I’m not telling this story to impress anyone – really all I did was decline to participate in a rape, which is about the minimum level of acceptable behavior for a human being.
I am telling this story because I don’t think Brock Turner got the idea to take this girl behind a dumpster, partially disrobe her, and shove his fingers inside her limp form all on his own.
In my opinion, the real problem is that he didn’t get to a point in his life where he thought it was acceptable to do all of that (lacking consent) without a clear lack of moral guidance at home and an example of how to behave at school.
His father wrote the judge a letter asking for probation, and I think all or nearly all of the answers I was seeking as to how this happened may be found within the father’s despicably self-centered pleadings. As with the impact statement above, I would recommend you read it in its entirety.
Most telling to me is that while it claims Brock is sorry for having hurt those involved, the only specific people he mentions as having been hurt are members of his own family. It’s as if he’s willing the woman involved to not exist. And while he talks about spelling tests and academics and athletics, he seems to confuse achievement in those areas with character. Character is not what drives you when everyone is watching, but reading that letter, it’s clear to me that Brock was raised only to care about what happened when everyone was watching. “How fast can you swim? How many words can you spell? How high is your GPA?” There’s nothing about “What are you going to do when you’re alone with someone who is vulnerable?”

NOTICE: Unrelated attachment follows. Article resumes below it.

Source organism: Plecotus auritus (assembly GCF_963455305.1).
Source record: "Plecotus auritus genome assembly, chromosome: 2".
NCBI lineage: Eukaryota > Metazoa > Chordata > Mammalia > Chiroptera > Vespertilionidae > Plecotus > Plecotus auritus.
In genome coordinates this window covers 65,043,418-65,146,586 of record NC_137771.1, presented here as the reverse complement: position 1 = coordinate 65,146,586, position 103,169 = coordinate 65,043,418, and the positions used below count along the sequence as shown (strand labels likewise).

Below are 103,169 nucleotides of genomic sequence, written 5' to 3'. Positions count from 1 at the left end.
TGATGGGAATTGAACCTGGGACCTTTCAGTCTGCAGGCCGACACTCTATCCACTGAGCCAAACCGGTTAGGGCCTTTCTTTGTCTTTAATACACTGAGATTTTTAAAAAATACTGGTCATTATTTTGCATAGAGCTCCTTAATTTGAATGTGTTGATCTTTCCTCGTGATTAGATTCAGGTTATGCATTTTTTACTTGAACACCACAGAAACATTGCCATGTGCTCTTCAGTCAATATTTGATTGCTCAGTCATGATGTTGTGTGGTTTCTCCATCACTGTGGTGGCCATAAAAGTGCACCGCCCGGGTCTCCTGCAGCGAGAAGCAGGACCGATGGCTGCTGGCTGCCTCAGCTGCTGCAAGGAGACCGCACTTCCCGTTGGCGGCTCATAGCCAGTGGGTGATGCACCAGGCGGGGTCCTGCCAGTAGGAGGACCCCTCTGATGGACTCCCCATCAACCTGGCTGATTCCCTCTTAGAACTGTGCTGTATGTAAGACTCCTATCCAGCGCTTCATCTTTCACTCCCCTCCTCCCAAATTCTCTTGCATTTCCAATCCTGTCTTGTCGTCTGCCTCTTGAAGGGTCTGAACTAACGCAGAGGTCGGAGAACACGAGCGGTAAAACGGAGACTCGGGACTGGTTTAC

To be clear, my dad never sat me down and said “Son, don’t rape people.” He simply set the example that my mom, his wife, was an equal. He gave me books in which men were men and didn’t have to subjugate women in order to feel manly. He did a million other things, but of course he wasn’t alone in making me who I was that night at a party, a teenage boy desperately trying to fit in with the older, cooler kids. Without his guidance, though, I don’t know who I would have been that night.